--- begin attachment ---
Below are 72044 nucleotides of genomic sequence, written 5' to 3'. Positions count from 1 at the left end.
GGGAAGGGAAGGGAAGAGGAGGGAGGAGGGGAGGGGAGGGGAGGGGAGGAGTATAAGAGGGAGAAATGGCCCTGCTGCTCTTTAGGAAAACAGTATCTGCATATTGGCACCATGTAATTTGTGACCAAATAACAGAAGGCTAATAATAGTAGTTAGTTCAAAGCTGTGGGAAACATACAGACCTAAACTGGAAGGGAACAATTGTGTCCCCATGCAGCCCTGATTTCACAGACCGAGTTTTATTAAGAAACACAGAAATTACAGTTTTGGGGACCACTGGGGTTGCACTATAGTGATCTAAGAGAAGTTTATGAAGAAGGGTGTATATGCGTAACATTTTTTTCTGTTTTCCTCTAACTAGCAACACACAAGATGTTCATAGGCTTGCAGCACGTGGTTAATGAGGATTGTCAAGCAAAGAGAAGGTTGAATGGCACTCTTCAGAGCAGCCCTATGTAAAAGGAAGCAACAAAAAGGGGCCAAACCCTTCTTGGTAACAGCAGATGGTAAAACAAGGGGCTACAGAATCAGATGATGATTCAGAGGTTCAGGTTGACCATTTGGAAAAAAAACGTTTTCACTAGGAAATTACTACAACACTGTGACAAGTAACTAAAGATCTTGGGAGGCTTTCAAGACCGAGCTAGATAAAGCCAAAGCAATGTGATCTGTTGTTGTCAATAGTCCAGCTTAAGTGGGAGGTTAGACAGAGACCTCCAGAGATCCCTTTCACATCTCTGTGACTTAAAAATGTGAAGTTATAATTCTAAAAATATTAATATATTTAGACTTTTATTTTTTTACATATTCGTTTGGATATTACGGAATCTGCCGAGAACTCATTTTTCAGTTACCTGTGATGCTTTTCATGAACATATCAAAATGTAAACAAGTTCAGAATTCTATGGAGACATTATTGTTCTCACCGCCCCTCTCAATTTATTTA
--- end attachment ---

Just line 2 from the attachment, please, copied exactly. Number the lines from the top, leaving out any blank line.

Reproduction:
GGGAAGGGAAGGGAAGAGGAGGGAGGAGGGGAGGGGAGGGGAGGGGAGGAGTATAAGAGGGAGAAATGGCCCTGCTGCTCTTTAGGAAAACAGTATCTGCATATTGGCACCATGTAATTTGTGACCAAATAACAGAAGGCTAATAATAGTAGTTAGTTCAAAGCTGTGGGAAACATACAGACCTAAACTGGAAGGGAACAATTGTGTCCCCATGCAGCCCTGATTTCACAGACCGAGTTTTATTAAGAAACACAGAAATTACAGTTTTGGGGACCACTGGGGTTGCACTATAGTGATCTAAGAGAAGTTTATGAAGAAGGGTGTATATGCGTAACATTTTTTTCTGTTTTCCTCTAACTAGCAACACACAAGATGTTCATAGGCTTGCAGCACGTGGTTAATGAGGATTGTCAAGCAAAGAGAAGGTTGAATGGCACTCTTCAGAGCAGCCCTATGTAAAAGGAAGCAACAAAAAGGGGCCAAACCCTTCTTGGTAACAGCAGATGGTAAAACAAGGGGCTACAGAATCAGATGATGATTCAGAGGTTCAGGTTGACCATTTGGAAAAAAAACGTTTTCACTAGGAAATTACTACAACACTGTGACAAGTAACTAAAGATCTTGGGAGGCTTTCAAGACCGAGCTAGATAAAGCCAAAGCAATGTGATCTGTTGTTGTCAATAGTCCAGCTTAAGTGGGAGGTTAGACAGAGACCTCCAGAGATCCCTTTCACATCTCTGTGACTTAAAAATGTGAAGTTATAATTCTAAAAATATTAATATATTTAGACTTTTATTTTTTTACATATTCGTTTGGATATTACGGAATCTGCCGAGAACTCATTTTTCAGTTACCTGTGATGCTTTTCATGAACATATCAAAATGTAAACAAGTTCAGAATTCTATGGAGACATTATTGTTCTCACCGCCCCTCTCAATTTATTTA